Farro is a nutty, hearty ancient grain well-loved in Italian cuisine. It’s perfect in pilafs and substantial salads like this farro asparagus salad, embellished with other spring-y veggies. it takes a good 30 minutes to cook, much like brown rice, but you can look for quick-cooking farro, which cuts the cooking time in half. Serve as a side-by-side entrée with a warm or cold bean dish. Leftovers are excellent for the next day’s lunch for home or work. Photos by Evan Atlas.
Spring Farro Asparagus Salad
- 1 1/2 to 2 cups cooked farro regular or quick-cooking
- 12 to 14 asparagus stalks
- 1 cup fresh or frozen thawed green peas or edamame
- 2 scallions white and green parts, thinly sliced
- 4 to 6 radishes trimmed and sliced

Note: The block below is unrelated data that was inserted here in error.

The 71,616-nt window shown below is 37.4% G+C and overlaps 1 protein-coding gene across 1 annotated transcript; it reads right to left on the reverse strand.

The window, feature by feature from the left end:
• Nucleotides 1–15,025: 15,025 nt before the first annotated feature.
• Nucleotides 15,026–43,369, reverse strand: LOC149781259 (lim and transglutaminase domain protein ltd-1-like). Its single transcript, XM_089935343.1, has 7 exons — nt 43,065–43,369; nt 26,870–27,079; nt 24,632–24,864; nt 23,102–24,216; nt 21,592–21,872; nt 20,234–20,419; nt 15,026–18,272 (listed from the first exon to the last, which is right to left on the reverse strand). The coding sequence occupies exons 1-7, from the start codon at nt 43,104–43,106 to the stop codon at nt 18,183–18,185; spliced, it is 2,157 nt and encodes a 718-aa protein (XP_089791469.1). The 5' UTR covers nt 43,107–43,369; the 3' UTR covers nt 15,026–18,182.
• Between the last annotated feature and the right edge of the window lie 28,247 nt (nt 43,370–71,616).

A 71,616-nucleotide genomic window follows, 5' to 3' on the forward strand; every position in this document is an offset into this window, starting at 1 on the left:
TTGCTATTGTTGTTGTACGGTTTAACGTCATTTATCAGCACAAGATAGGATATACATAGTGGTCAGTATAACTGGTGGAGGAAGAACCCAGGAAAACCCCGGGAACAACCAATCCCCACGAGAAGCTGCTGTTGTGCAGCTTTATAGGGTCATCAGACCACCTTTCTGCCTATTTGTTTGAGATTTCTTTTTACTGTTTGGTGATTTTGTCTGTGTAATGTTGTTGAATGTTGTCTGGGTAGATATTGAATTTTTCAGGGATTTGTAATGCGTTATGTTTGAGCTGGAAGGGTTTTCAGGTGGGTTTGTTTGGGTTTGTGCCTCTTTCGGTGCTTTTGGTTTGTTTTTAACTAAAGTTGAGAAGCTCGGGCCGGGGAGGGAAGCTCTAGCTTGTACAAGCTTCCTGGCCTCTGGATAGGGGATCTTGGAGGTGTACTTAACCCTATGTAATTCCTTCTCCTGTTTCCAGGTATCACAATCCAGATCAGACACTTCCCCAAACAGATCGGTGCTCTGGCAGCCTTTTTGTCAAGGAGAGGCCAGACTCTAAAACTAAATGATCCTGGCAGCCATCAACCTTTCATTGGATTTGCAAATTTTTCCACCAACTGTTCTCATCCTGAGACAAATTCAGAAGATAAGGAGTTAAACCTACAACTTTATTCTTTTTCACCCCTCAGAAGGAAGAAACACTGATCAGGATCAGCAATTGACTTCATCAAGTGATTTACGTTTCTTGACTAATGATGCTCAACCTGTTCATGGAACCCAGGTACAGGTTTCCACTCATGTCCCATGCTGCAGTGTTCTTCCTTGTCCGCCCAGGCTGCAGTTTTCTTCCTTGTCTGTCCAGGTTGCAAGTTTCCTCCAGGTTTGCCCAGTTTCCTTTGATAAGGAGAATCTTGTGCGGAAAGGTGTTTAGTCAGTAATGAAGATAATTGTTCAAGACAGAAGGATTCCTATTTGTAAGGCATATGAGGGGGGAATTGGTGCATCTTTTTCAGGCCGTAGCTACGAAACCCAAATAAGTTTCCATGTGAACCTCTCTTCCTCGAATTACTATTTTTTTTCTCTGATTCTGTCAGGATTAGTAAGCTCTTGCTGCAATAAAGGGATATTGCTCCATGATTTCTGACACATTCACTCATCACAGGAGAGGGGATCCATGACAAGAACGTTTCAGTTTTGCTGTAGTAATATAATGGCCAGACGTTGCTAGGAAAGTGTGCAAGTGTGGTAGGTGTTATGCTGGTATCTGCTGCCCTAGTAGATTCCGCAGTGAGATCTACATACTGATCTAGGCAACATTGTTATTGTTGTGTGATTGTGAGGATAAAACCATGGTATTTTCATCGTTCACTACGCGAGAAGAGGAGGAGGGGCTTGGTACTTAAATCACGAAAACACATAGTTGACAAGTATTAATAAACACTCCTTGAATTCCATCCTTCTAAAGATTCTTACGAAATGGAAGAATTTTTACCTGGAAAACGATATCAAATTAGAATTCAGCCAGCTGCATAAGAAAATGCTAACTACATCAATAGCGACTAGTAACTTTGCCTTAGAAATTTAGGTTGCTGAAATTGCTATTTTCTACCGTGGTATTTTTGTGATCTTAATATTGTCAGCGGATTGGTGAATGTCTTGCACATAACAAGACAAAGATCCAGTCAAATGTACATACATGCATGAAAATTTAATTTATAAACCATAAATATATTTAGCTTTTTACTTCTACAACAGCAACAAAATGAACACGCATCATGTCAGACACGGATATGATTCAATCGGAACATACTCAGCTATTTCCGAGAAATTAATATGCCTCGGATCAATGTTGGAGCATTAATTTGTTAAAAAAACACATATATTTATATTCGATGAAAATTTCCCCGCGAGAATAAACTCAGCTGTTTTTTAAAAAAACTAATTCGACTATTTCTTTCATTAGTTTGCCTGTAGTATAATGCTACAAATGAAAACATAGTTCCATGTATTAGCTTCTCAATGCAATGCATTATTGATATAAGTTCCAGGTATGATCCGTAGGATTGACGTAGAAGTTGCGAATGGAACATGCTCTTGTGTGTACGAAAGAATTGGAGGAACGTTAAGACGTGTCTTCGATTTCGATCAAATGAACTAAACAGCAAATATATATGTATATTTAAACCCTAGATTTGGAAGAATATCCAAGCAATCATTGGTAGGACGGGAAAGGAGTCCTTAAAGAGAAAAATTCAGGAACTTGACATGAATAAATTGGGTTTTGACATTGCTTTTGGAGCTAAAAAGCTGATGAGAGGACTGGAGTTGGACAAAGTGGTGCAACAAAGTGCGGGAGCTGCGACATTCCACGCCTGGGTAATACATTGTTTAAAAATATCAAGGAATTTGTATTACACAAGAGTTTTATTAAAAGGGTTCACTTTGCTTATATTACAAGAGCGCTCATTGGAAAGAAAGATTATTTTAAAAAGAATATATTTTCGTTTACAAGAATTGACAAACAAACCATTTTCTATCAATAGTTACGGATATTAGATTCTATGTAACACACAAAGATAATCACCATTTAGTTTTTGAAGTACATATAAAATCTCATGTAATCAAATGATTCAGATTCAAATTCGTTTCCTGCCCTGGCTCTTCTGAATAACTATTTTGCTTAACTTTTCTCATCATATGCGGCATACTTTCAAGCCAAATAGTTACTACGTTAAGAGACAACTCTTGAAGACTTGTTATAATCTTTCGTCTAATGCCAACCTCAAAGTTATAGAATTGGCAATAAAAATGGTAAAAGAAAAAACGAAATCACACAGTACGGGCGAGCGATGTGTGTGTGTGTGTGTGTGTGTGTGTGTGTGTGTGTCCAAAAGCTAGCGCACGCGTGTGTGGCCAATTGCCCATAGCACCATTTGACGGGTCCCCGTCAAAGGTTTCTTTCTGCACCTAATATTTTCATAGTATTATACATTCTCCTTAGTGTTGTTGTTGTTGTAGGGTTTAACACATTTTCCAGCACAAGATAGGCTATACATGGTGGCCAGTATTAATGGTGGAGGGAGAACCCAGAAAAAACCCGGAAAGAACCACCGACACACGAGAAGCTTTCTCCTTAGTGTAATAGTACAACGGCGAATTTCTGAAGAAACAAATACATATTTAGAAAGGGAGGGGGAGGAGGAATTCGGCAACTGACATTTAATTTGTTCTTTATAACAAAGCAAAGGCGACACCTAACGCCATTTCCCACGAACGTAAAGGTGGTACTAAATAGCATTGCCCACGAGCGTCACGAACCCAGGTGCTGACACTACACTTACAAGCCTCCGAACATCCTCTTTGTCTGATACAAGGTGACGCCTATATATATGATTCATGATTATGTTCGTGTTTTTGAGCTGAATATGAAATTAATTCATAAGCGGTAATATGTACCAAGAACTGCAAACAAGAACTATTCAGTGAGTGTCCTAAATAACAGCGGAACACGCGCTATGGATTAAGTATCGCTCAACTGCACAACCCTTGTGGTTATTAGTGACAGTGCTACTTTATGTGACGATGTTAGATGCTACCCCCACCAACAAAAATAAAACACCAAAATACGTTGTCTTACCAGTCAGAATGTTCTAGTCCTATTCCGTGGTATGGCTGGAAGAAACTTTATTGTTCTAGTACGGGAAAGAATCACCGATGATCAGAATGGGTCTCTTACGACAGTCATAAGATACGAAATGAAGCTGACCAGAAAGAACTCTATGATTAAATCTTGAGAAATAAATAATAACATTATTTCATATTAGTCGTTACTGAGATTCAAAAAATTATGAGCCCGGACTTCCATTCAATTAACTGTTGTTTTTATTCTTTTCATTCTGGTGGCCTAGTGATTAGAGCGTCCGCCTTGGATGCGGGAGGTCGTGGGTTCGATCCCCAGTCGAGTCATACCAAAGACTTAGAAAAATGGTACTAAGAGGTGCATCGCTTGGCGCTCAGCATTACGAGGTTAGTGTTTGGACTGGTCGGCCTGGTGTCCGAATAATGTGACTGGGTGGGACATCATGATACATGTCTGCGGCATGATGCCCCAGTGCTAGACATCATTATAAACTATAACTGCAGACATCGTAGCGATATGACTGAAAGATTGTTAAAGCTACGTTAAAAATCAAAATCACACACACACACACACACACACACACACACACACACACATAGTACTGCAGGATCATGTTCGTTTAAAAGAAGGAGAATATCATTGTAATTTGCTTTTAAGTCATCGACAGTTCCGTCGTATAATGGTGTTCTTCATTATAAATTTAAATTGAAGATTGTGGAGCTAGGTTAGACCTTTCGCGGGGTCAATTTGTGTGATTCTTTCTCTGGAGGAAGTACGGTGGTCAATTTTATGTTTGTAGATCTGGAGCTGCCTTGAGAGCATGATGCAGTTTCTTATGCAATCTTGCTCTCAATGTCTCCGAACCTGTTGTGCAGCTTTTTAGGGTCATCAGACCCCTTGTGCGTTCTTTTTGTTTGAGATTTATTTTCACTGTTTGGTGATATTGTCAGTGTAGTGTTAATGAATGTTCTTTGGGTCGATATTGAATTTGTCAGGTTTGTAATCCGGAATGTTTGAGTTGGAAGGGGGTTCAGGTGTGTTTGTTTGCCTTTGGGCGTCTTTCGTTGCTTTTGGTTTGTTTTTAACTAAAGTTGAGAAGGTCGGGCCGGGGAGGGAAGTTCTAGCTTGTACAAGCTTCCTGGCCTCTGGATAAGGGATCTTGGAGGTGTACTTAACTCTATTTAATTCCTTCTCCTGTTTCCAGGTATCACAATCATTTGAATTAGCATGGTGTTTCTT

- 1/2 bell pepper any color, diced
- Juice of 1/2 to 1 lemon to taste
- 2 tablespoons extra-virgin olive oil
- 1/4 cup sliced sun-dried tomatoes
- 1/4 cup chopped parsley or cilantro
- 2 tablespoons chopped fresh dill or 1 teaspoon dried
- Salt and freshly ground pepper to taste
- If you haven’t cooked farro ahead and want to end up with up to 2 cups, start with 3/4 cup uncooked farro and 3 cups water in a medium saucepan. Bring to a slow boil, then lower the heat and simmer gently with the cover ajar for 30 minutes, or until the water is absorbed. If using quick-cooking farro, follow package instructions. If you wind up with more than 2 cups cooked farro, save the excess for another use.
- Transfer the cooked grain to a serving bowl.
- Trim about an inch off the bottoms of the asparagus if they look woody; scrape bottom of stalks with a vegetable peeler if need be. You can skip this if the asparagus is slender and fresh. Cut into 1-inch lengths.
- Steam the asparagus, peas (or edamame) in the same saucepan with a little water, just until bright green and tender-crisp. Drain, rinse with cool running water, then drain again.
- Add the asparagus, peas, and remaining ingredients to the cooked grain in the bowl. Stir together completely. Serve warm or at room temperature.
- Here are a few more tips on ancient grains.